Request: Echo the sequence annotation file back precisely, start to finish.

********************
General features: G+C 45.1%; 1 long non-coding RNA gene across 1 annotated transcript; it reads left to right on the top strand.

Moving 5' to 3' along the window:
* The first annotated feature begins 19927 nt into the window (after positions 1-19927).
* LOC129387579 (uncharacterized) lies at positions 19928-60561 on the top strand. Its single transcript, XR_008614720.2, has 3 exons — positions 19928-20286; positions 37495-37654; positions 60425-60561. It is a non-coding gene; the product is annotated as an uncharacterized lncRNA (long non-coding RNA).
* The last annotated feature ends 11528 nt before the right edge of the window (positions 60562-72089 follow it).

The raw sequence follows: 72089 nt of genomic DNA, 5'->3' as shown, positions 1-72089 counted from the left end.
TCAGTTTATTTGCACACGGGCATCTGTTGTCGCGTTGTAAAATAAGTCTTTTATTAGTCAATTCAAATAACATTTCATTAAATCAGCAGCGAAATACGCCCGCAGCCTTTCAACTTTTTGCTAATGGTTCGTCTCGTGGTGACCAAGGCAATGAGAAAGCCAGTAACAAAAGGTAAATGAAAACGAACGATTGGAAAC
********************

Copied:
General features: G+C 45.1%; 1 long non-coding RNA gene across 1 annotated transcript; it reads left to right on the top strand.

Moving 5' to 3' along the window:
* The first annotated feature begins 19927 nt into the window (after positions 1-19927).
* LOC129387579 (uncharacterized) lies at positions 19928-60561 on the top strand. Its single transcript, XR_008614720.2, has 3 exons — positions 19928-20286; positions 37495-37654; positions 60425-60561. It is a non-coding gene; the product is annotated as an uncharacterized lncRNA (long non-coding RNA).
* The last annotated feature ends 11528 nt before the right edge of the window (positions 60562-72089 follow it).

The raw sequence follows: 72089 nt of genomic DNA, 5'->3' as shown, positions 1-72089 counted from the left end.
TCAGTTTATTTGCACACGGGCATCTGTTGTCGCGTTGTAAAATAAGTCTTTTATTAGTCAATTCAAATAACATTTCATTAAATCAGCAGCGAAATACGCCCGCAGCCTTTCAACTTTTTGCTAATGGTTCGTCTCGTGGTGACCAAGGCAATGAGAAAGCCAGTAACAAAAGGTAAATGAAAACGAACGATTGGAAAC